29 U.S. Code § 671a - Workers’ family protection
Not later than 18 months after October 26, 1992, the Director of the National Institute for Occupational Safety and Health (hereafter in this section referred to as the “Director”), in cooperation with the Secretary of Labor, the Administrator of the Environmental Protection Agency, the Administrator of the Agency for Toxic Substances and Disease Registry, and the heads of other Federal Government agencies as determined to be appropriate by the Director, shall conduct a study to evaluate the potential for, the prevalence of, and the issues related to the contamination of workers’ homes with hazardous chemicals and substances, including infectious agents, transported from the workplaces of such workers.
The investigative strategy developed under subparagraph (A)(iv) shall identify data gaps that can and cannot be filled, assumptions and uncertainties associated with various components of such strategy, a timetable for the implementation of such strategy, and methodologies used to gather any required data.
The Director shall publish the proposed investigative strategy under subparagraph (A)(iv) for public comment and utilize other methods, including technical conferences or seminars, for the purpose of obtaining comments concerning the proposed strategy.
After the peer review and public comment is conducted under clause (ii), the Director, in consultation with the heads of other government agencies, shall propose a final strategy for investigating issues related to home contamination that shall be implemented by the National Institute for Occupational Safety and Health and other Federal agencies for the period of time necessary to enable such agencies to obtain the information identified under subparagraph (A)(iii).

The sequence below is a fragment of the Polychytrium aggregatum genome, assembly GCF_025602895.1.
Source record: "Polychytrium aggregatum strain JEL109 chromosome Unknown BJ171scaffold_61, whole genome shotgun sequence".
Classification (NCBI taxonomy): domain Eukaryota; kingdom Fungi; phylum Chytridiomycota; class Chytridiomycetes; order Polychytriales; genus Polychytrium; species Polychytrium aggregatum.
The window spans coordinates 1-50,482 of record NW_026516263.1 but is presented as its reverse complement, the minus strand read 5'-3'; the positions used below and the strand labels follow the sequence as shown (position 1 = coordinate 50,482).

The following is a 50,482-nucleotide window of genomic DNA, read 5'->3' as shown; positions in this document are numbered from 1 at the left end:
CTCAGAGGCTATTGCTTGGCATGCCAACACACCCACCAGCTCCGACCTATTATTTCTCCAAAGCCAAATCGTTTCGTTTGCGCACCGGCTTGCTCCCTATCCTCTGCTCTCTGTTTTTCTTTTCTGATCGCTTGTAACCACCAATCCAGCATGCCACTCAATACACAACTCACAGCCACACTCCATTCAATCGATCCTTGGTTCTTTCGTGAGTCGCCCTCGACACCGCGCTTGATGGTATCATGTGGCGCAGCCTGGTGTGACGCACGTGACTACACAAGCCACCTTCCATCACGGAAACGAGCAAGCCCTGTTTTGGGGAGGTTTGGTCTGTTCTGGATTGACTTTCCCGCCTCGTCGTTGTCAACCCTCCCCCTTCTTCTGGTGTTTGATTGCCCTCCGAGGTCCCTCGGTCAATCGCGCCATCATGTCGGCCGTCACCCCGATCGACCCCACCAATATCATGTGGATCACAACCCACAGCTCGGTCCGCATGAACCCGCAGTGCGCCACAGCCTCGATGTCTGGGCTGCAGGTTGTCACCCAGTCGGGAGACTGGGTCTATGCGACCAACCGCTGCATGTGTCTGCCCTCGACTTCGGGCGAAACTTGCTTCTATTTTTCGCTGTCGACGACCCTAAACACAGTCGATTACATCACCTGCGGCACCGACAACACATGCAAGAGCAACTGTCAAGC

Nothing in this section shall be construed as precluding any government agency from investigating issues related to home contamination using existing procedures until such time as a final strategy is developed or from taking actions in addition to those proposed in the strategy after its completion.
If the Secretary of Labor determines that additional regulations or standards are needed under paragraph (1), the Secretary shall promulgate, pursuant to the Secretary’s authority under the Occupational Safety and Health Act of 1970 (29 U.S.C. 651 et seq.), such regulations or standards as determined to be appropriate not later than 3 years after such determination.
There are authorized to be appropriated from sums otherwise authorized to be appropriated, for each fiscal year such sums as may be necessary to carry out this section.
The Occupational Safety and Health Act of 1970, referred to in subsecs. (c)(1)(B)(i)(II) and (d)(2), is Pub. L. 91–596, Dec. 29, 1970, 84 Stat. 1590, as amended, which is classified principally to this chapter. For complete classification of this Act to the Code, see Short Title note set out under section 651 of this title and Tables.
Section was enacted as part of the Fire Administration Authorization Act of 1992, and not as part of the Occupational Safety and Health Act of 1970 which comprises this chapter.